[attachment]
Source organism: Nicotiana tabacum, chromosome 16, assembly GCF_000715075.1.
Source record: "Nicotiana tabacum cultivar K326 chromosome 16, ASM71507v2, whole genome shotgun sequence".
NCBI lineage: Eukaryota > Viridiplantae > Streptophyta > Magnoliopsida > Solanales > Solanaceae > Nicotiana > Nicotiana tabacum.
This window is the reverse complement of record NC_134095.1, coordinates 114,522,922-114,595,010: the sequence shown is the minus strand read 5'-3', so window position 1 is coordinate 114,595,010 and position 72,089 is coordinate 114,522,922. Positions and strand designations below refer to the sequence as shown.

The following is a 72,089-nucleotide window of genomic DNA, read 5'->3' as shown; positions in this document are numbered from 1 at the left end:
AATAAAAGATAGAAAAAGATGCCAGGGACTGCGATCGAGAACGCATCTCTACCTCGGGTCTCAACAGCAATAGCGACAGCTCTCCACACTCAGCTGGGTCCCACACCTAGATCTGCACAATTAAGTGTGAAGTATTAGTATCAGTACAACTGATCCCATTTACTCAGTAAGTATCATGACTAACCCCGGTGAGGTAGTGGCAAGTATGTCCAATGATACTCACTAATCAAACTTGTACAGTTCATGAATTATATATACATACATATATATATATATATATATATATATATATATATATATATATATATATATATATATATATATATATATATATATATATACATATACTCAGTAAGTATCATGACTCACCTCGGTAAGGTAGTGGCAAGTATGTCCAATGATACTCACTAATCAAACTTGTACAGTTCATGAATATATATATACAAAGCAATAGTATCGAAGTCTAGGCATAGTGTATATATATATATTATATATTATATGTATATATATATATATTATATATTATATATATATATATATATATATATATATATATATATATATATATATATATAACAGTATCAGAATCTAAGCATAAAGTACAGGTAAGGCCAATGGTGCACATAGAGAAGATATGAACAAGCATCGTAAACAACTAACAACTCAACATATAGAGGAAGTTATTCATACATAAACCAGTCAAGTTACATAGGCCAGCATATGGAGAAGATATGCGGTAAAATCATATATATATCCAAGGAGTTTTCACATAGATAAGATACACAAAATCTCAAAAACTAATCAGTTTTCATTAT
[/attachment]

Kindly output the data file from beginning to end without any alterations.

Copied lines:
Source organism: Nicotiana tabacum, chromosome 16, assembly GCF_000715075.1.
Source record: "Nicotiana tabacum cultivar K326 chromosome 16, ASM71507v2, whole genome shotgun sequence".
NCBI lineage: Eukaryota > Viridiplantae > Streptophyta > Magnoliopsida > Solanales > Solanaceae > Nicotiana > Nicotiana tabacum.
This window is the reverse complement of record NC_134095.1, coordinates 114,522,922-114,595,010: the sequence shown is the minus strand read 5'-3', so window position 1 is coordinate 114,595,010 and position 72,089 is coordinate 114,522,922. Positions and strand designations below refer to the sequence as shown.

The following is a 72,089-nucleotide window of genomic DNA, read 5'->3' as shown; positions in this document are numbered from 1 at the left end:
AATAAAAGATAGAAAAAGATGCCAGGGACTGCGATCGAGAACGCATCTCTACCTCGGGTCTCAACAGCAATAGCGACAGCTCTCCACACTCAGCTGGGTCCCACACCTAGATCTGCACAATTAAGTGTGAAGTATTAGTATCAGTACAACTGATCCCATTTACTCAGTAAGTATCATGACTAACCCCGGTGAGGTAGTGGCAAGTATGTCCAATGATACTCACTAATCAAACTTGTACAGTTCATGAATTATATATACATACATATATATATATATATATATATATATATATATATATATATATATATATATATATATATATATATATATATATATATATACATATACTCAGTAAGTATCATGACTCACCTCGGTAAGGTAGTGGCAAGTATGTCCAATGATACTCACTAATCAAACTTGTACAGTTCATGAATATATATATACAAAGCAATAGTATCGAAGTCTAGGCATAGTGTATATATATATATTATATATTATATGTATATATATATATATTATATATTATATATATATATATATATATATATATATATATATATATATATATATATATAACAGTATCAGAATCTAAGCATAAAGTACAGGTAAGGCCAATGGTGCACATAGAGAAGATATGAACAAGCATCGTAAACAACTAACAACTCAACATATAGAGGAAGTTATTCATACATAAACCAGTCAAGTTACATAGGCCAGCATATGGAGAAGATATGCGGTAAAATCATATATATATCCAAGGAGTTTTCACATAGATAAGATACACAAAATCTCAAAAACTAATCAGTTTTCATTAT